The Arkansas Freedom of Information Act Task Force voted unanimously on Tuesday to oppose two bills filed in the House of Representatives that would alter the state's open-records law.
House Bill 1726, filed Monday by Rep. David Ray, R-Maumelle, is "entirely an attack on the FOIA," said Task Force member Robert Steinbuch, who is a law professor at the University of Arkansas at Little Rock and columnist for the Arkansas Democrat-Gazette.
He said people in Arkansas want to see how the sausage is made, and Ray's bill eliminates that process.
"This bill says that essentially all of the pre-decisional documents are withheld, as well as attorney documents are withheld," said Steinbuch. "So the only thing that's not withheld are the stuff that they already put out there, the new policies, policy statements."
Ray's bill proposes to charge people by the hour for Freedom of Information requests that require over eight hours to retrieve, review, redact and provide the records.
"I guarantee you no FOIA request is going to be done in less than eight hours, or predicted to be done in less than eight hours," said Steinbuch, implying government entities will drag their feet so they can charge for filing requests under the state's open-records act.
"In the 20 years that I've been here, this is the single largest attack on the Freedom of Information Act ..." said Steinbuch. "There's no fixing this bill because this isn't an attempt to alter the FOIA in any meaningful way. This is 100%, entirely an effort to disembowel the FOIA."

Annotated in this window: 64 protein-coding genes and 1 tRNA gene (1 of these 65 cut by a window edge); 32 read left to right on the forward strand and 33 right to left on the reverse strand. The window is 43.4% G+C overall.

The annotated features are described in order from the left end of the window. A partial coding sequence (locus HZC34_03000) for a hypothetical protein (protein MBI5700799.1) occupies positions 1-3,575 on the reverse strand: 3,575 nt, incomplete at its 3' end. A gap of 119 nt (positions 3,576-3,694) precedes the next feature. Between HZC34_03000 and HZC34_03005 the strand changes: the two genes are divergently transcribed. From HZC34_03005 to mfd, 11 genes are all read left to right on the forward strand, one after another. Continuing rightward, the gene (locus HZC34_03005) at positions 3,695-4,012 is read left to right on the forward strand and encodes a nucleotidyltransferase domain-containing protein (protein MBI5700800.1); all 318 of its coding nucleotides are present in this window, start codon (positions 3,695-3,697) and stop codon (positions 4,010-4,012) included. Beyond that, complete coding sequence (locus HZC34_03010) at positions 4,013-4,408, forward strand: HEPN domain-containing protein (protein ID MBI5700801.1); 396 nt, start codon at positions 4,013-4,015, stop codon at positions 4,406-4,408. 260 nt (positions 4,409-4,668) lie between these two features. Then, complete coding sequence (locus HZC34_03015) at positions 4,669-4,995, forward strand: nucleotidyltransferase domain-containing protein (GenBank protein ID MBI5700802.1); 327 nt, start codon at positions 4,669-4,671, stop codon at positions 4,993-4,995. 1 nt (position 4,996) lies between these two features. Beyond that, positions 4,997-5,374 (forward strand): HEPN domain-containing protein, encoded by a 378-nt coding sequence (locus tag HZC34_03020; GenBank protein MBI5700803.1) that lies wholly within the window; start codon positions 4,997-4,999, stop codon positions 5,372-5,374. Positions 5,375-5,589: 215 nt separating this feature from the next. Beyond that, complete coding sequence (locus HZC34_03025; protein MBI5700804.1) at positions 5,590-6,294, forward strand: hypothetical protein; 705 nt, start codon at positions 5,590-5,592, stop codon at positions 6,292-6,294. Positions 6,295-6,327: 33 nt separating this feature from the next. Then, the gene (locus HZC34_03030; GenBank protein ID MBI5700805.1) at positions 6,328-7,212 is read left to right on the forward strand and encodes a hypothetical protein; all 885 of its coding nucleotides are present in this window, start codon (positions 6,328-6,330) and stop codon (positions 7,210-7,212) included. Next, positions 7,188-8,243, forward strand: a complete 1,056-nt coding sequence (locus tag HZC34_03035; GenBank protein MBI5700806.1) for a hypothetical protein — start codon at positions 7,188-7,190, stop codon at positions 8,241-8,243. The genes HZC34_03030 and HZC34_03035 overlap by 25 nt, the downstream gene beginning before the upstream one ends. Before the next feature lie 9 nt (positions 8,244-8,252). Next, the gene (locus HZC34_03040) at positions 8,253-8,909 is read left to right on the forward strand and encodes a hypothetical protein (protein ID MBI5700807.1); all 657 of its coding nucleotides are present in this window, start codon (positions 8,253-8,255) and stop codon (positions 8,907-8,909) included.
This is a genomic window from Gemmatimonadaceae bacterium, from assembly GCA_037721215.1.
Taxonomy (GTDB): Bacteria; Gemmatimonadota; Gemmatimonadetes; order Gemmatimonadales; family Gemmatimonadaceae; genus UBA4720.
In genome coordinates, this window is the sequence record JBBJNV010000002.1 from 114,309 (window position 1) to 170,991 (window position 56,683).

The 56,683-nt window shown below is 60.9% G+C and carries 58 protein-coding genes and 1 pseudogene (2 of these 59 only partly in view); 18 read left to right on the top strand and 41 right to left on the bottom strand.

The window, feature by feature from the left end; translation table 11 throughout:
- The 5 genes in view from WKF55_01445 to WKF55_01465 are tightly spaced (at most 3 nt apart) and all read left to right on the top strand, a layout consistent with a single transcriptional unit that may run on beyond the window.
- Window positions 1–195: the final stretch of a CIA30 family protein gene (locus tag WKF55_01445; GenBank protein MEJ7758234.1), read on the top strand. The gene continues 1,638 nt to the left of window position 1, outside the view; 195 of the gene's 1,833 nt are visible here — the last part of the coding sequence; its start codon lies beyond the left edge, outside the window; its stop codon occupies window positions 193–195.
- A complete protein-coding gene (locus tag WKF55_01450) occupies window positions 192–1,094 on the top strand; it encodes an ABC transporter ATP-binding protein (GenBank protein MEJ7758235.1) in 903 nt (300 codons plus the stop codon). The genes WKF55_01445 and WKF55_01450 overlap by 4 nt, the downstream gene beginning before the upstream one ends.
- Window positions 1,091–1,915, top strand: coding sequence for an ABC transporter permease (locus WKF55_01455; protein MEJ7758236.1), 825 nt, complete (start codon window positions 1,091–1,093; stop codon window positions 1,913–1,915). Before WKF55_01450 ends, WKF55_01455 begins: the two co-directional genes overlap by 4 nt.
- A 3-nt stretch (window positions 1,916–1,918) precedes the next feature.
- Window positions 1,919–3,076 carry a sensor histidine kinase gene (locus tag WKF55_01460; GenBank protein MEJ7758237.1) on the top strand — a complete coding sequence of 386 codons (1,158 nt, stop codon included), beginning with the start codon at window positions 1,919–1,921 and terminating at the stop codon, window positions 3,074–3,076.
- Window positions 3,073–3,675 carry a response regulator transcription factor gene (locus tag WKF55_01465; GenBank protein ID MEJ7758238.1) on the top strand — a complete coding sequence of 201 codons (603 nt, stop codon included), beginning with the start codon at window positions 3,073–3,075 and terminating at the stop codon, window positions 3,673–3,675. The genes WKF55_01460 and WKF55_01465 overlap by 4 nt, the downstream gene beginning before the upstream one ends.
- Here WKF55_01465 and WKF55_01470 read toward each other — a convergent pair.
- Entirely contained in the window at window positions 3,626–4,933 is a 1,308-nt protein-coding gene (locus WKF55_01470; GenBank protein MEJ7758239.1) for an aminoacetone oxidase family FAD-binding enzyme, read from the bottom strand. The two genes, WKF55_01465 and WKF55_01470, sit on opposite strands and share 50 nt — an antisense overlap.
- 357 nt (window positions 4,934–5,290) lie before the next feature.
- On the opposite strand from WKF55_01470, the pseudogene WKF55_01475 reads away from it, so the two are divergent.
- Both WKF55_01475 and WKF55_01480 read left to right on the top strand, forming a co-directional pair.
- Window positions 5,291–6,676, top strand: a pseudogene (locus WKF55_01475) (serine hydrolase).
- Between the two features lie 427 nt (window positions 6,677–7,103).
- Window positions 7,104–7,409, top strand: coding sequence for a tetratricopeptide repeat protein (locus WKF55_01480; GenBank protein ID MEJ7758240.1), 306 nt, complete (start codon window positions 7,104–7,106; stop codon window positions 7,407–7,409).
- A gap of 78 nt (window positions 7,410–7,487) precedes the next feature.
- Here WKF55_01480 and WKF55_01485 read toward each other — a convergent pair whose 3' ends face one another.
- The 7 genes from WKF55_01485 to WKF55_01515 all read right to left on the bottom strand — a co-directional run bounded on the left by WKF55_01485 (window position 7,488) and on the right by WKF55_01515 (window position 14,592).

Task Force Chairman Rob Moritz said Ray had said he would attend Tuesday's Zoom meeting, but texted shortly before the meeting was to begin, saying he couldn't make it.
Ray didn't return an email late Tuesday seeking comment. But in a statement on Monday, he said, "My bill aims to preserve strong government transparency while addressing the problems caused by people who weaponize FOIA and use it as a tool of harassment to simply throw sand in the gears of state government."
Joey McCutchen, a Fort Smith lawyer who has handled several Freedom of Information cases, said Ray and the bill's co-sponsor, Sen. Breanne Davis, R-Russellville, plan to bring the bill before the House State Agencies and Governmental Affairs Committee today and he hoped members of the Task Force show up to testify at that meeting.
McCutchen said the lawmakers were trying to cram the bill in at the end of a Legislative session, "ram it through and take away the rights of the people to know because that's what FOIA is all about."
McCutcheon noted that neither Ray nor Davis attended the virtual Task Force meeting on Tuesday.
"To bring a bill of this magnitude and not show up today is in my opinion very disheartening, to say the least," he said. "I think a bill of this serious nature shows the amount of disrespect to the people's law and therefore to the people themselves."
Besides opposing the bill, task force members included in their vote the message that they believe House Bill 1726 is not in the best interest of the people of the state of Arkansas.
Jimmie Cavin, a member of the audience, said "This bill is not of the people for the people. This bill is of the government for the government."
Alyson Hoge, managing editor of the Democrat-Gazette, said "we are very much opposed to this proposal." She, McCutchen and Cavin attended the task force meeting as audience members.
"The records are, in our opinion, owned by the taxpayers," said Hoge. "The buildings that the records are housed in are owned by the taxpayers, and everybody who receives a paycheck or some sort of benefit from the taxpayers, they should answer to the public as well."